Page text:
David Bourget (Western Ontario)
David Chalmers (ANU, NYU)
Rafael De Clercq
Jack Alan Reynolds
Learn more about PhilPapers
Critical Review of International Social and Political Philosophy 2 (3):48-80 (1999)
This article outlines the basic tenets of political liberalism, a recent twist in liberal theories of justice, and distinguishes a ?sufficiency? approach from its more ?egalitarian? rivals. The article argues that a ?sufficiency? principle as the basis for distributing social and material goods, is a logical extension of the commitment to a democratic ideal, one that is required to give substance to political rights guaranteed to all citizens as free and equal members of society. To illustrate the attractiveness of this approach, the paper illustrates how political liberalism offers a compelling way of characterising and interpreting the new South African constitution. As a pluralist society which has until recently been ruled by an unjust regime, political liberalism in general, and the ?sufficiency? version in particular, would offer an effective and inclusive way of addressing what ought to be the paramount concern for all citizens: namely, how to prevent the state's coercive powers from being used by one sectarian group to dominate and repress other groups
|Keywords||No keywords specified (fix it)|
|Categories||categorize this paper)|
Setup an account with your affiliations in order to access resources via your University's proxy server
Configure custom proxy (use this if your affiliation does not provide a proxy)
|Through your library|
References found in this work BETA
No references found.
Citations of this work BETA
No citations found.
Similar books and articles
Blain Neufeld (2005). Civic Respect, Political Liberalism, and Non-Liberal Societies. Politics, Philosophy and Economics 4 (3):275-299.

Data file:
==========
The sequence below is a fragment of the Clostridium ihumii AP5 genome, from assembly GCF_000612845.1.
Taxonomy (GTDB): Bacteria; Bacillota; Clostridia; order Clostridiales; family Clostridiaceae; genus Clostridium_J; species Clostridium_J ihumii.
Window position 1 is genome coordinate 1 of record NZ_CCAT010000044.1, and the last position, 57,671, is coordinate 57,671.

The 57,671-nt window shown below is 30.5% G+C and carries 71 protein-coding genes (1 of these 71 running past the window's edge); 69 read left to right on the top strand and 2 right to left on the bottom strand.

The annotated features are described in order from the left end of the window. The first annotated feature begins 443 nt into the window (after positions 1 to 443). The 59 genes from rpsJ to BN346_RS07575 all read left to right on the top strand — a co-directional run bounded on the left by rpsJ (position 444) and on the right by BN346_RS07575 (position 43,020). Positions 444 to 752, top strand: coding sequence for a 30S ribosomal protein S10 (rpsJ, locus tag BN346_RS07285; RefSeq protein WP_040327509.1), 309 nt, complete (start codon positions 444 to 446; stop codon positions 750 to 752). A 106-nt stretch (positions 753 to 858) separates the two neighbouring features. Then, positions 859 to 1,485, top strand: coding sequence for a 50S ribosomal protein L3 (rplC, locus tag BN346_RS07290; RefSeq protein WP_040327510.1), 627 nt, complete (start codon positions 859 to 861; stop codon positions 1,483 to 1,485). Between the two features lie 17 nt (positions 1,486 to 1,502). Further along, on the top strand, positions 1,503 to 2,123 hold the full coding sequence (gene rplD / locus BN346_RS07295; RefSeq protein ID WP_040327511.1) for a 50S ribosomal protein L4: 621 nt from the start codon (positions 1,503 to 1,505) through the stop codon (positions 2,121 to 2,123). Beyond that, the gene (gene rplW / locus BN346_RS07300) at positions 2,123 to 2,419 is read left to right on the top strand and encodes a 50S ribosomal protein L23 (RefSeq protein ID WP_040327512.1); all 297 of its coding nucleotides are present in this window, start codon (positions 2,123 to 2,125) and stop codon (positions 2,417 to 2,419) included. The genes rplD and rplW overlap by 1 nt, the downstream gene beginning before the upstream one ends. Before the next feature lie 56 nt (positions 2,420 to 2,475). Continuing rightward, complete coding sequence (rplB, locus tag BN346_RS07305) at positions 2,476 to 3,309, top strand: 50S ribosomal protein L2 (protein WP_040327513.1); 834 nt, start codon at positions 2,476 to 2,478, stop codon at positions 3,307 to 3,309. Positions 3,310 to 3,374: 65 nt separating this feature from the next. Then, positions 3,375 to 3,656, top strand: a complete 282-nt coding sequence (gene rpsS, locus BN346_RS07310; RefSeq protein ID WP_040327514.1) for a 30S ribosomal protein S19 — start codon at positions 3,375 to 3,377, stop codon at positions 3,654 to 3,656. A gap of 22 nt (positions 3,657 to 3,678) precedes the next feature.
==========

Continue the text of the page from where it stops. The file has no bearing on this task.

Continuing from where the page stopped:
Percy B. Lehning (1998). The Coherence of Rawls's Plea for Democratic Equality. Critical Review of International Social and Political Philosophy 1 (4):1-41.
Alan Carter (2006). Political Liberalism and Political Compliance: Part 2 of the Problem of Political Compliance in Rawls’s Theories of Justice. Journal of Moral Philosophy 3 (2):135-157.
Ruth Abbey (2007). Back Toward a Comprehensive Liberalism? Justice as Fairness, Gender, and Families. Political Theory 35 (1):5 - 28.
João Cardoso Rosas (2006). Justice and Restrain. The Proceedings of the Twenty-First World Congress of Philosophy 2:153-157.
Michael Sandel (2003). Liberalism and the Limits of Justice. In Derek Matravers & Jonathan E. Pike (eds.), Debates in Contemporary Political Philosophy: An Anthology. Routledge, in Association with the Open University.
Christie Hartley & Lori Watson (2009). Feminism, Religion, and Shared Reasons: A Defense of Exclusive Public Reason. Law and Philosophy 28 (5):493 - 536.
Jason Brennan & John Tomasi (2012). Classical Liberalism. In David Estlund (ed.), The Oxford Handbook of Political Philosophy. Oxford University Press, Usa. 115.
Marianna Papastephanou (2004). The Implicit Assumptions of Dividing a Cake: Political or Comprehensive? [REVIEW] Human Studies 27 (3):307-334.
Robert B. Talisse (2003). Rawls on Pluralism and Stability. Critical Review 15 (1-2):173-194.
Enzo Rossi (2013). Legitimacy, Democracy and Public Justification: Rawls' Political Liberalism Versus Gaus' Justificatory Liberalism. Res Publica (1):1-17.
Matteo Bonotti (2011). Religious Political Parties and the Limits of Political Liberalism. Res Publica 17 (2):107-123.
Craig L. Carr (2006). The Liberal Polity: An Inquiry Into the Logic of Civil Association. Palgrave Macmillan.
Gordon Davis & Blain Neufeld (2007). Political Liberalism, Civic Education, and Educational Choice. Social Theory and Practice 33 (1):47-74.
Robert B. Talisse (2008). Toward a Social Epistemic Comprehensive Liberalism. Episteme 5 (1):pp. 106-128.
Added to index2011-10-19
Total downloads2 ( #361,786 of 1,099,914 )
Recent downloads (6 months)0
How can I increase my downloads?